Nagasaki mayor laments nuclear arms are seen as useful

Children look at candles lit up at the Peace Park in Nagasaki Thursday, Aug. 8, 2019, a day before the 74th anniversary of the U.S. atomic bombing of the southwestern Japan city. (Kyodo News via AP)
Doves fly over the Statue of Peace during a ceremony at Nagasaki Peace Park in Nagasaki, southern Japan Friday, Aug. 9, 2019 to mark the 74th anniversary of the world's second atomic bomb attack.(Kyodo News via AP)
People attend a mass at the Urakami Cathedral in Nagasaki to mark the 74th anniversary of the world's second atomic bomb attack over the southwestern city, Friday, Aug. 9, 2019. (Kyodo News via AP)
People attend a mass at the Urakami Cathedral in Nagasaki to mark the 74th anniversary of the world's second atomic bomb attack over the southwestern city, Friday, Aug. 9, 2019. (Kyodo News via AP)

TOKYO — Nagasaki marked the 74th anniversary of the atomic bombing on Friday, as the mayor criticized nuclear states including the U.S. and Russia for challenging survivors' efforts toward a nuclear-free world.

Nagasaki Mayor Tomihisa Taue lamented in his peace declaration that the opinion that nuclear weapons are useful is gaining traction. He said both the U.S. and Russia are returning to development and deployment of nuclear weapons after the Intermediate-Range Nuclear Forces Treaty was dissolved.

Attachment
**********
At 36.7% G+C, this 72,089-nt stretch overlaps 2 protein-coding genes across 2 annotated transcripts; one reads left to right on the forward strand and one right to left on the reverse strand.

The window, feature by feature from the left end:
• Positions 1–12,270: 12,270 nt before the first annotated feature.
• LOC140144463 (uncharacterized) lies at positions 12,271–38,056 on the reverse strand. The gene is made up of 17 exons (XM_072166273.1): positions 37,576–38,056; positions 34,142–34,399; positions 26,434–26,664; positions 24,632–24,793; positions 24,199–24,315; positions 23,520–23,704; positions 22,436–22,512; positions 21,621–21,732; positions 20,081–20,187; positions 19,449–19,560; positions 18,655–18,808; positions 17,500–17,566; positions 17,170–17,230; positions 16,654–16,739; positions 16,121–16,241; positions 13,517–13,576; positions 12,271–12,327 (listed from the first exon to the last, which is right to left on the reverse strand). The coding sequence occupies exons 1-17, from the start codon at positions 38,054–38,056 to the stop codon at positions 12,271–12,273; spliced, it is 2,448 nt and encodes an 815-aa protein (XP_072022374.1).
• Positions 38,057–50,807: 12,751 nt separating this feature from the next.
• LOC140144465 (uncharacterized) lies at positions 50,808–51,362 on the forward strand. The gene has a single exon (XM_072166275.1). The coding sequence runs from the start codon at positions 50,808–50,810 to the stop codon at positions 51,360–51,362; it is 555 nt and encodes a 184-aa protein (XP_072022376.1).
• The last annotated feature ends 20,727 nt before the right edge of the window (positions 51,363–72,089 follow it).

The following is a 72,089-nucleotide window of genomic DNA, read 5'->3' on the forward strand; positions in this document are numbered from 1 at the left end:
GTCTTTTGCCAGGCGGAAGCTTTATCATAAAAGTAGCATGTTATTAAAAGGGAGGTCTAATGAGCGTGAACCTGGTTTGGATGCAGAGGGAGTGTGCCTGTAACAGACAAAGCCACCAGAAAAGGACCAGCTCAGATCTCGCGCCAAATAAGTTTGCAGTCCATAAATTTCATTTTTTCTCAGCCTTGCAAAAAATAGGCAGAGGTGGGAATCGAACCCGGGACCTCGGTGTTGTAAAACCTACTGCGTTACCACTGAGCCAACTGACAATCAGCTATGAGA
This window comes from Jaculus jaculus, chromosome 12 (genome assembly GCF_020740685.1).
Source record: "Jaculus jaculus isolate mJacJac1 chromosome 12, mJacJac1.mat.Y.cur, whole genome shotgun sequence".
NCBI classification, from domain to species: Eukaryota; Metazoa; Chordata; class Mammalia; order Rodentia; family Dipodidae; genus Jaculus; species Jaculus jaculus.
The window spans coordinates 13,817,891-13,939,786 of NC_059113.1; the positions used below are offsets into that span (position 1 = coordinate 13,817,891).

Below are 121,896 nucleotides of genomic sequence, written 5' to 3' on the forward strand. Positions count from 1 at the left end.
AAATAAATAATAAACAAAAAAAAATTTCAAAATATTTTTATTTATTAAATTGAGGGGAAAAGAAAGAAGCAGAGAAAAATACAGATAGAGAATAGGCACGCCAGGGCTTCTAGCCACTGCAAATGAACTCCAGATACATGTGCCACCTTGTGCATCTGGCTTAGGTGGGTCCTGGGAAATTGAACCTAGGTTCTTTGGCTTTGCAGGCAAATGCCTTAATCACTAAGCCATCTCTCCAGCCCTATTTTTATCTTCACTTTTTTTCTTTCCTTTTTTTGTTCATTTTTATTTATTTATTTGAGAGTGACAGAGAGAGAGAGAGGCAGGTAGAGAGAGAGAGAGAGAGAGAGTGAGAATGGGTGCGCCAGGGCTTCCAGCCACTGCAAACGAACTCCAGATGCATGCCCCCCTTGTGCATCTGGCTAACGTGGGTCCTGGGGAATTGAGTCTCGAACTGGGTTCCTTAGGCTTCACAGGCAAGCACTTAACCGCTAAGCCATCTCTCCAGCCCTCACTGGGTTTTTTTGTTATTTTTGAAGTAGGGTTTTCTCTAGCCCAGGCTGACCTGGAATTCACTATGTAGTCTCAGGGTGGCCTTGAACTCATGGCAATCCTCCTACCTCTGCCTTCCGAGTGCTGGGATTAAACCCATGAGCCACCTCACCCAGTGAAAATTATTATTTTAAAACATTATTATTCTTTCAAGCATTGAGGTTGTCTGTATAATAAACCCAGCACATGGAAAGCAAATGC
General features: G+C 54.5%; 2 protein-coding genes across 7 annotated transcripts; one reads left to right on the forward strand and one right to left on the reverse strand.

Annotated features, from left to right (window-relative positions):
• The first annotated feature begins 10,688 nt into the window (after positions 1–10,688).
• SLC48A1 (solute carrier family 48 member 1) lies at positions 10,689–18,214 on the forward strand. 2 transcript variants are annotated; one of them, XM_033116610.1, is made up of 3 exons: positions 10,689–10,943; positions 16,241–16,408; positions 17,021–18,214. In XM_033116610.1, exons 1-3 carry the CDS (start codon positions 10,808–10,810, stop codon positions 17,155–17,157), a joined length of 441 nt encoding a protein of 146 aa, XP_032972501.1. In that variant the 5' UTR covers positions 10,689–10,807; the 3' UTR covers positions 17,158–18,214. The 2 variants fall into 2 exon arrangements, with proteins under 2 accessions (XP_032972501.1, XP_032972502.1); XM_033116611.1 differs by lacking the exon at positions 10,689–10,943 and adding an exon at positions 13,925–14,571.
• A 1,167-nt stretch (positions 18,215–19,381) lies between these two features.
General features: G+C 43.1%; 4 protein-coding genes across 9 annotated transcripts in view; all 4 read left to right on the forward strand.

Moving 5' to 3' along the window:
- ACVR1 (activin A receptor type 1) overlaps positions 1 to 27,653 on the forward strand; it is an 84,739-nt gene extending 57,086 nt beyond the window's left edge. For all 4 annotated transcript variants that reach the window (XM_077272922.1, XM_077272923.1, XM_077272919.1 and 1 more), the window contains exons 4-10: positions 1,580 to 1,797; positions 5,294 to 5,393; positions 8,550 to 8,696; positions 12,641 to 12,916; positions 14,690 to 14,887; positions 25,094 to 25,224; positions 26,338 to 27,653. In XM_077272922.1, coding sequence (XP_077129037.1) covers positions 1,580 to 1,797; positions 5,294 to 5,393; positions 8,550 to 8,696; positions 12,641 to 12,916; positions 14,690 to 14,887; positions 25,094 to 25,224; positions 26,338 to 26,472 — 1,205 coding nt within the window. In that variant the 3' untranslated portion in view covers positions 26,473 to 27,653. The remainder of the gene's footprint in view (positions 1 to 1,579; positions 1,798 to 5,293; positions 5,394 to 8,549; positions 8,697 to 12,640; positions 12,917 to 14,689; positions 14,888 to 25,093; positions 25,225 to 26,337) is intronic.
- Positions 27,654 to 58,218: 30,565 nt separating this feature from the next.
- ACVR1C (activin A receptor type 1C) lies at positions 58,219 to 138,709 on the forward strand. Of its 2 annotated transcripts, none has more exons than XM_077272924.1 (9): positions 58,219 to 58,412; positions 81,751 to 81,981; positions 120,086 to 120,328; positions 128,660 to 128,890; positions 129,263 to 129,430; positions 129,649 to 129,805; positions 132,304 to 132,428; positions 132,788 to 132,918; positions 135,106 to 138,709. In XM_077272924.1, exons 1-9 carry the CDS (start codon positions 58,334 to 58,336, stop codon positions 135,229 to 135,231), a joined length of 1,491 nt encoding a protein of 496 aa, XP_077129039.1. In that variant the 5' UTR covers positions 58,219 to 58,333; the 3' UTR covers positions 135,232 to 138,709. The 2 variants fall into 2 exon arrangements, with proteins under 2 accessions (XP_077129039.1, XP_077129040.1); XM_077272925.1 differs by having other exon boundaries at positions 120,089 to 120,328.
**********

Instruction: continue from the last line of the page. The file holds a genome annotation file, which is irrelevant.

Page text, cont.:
"The present world situation involving nuclear weapons is extremely dangerous," he said. "The achievements of human kind and the results of our longstanding efforts to rid the world of nuclear weapons are collapsing one after another, and the danger of a nuclear calamity is mounting."

Taue urged world leaders to visit the atomic-bombed cities and learn firsthand the inhumanity of nuclear weapons.

On Aug. 9, 1945, the U.S. bombing of Nagasaki, a second atomic attack on Japan, killed 70,000 people and was followed by Japan's surrender ending World War II. The first atomic bombing on Aug. 6 on Hiroshima killed another 140,000. Many survivors have developed cancer or other illnesses because of the impact from their exposure to radiation and suffered discrimination.

Survivors and other participants marked the 11:02 a.m. blast with a minute of silence.

Taue also joined Hiroshima's call for Japan's government to do more to ban nuclear weapons.

Japan, which hosts 50,000 American troops and is protected by the U.S. nuclear umbrella, has not signed the Treaty on the Prohibition of Nuclear Weapons, something that atomic bombing survivors and pacifist groups protest as insincere.

"Japan has turned its back on the Treaty on the Prohibition of Nuclear Weapons," Taue said, and urged Prime Minister Shinzo Abe, who was also at the peace memorial, to sign the treaty as soon as possible to represent the only country in the world to have suffered atomic attacks.

"I ask Japan to seize the trend toward denuclearization on the Korean Peninsula and to initiate efforts to make Northeast Asia a nuclear-free zone where all countries coexist under, not a 'nuclear umbrella,' but a 'non-nuclear umbrella.'"

He also urged Abe's government to stick to the pacifist constitution and spread the spirit around the world instead. Abe has made revising the war-renouncing Article 9 of the constitution one of his priority political goals through the September 2021 end of his current term.

Abe said in his speech that continuing to make efforts toward a nuclear-free world is Japan's responsibility, but did not mention the treaty.

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Follow Mari Yamaguchi on Twitter at https://www.twitter.com/mariyamaguchi

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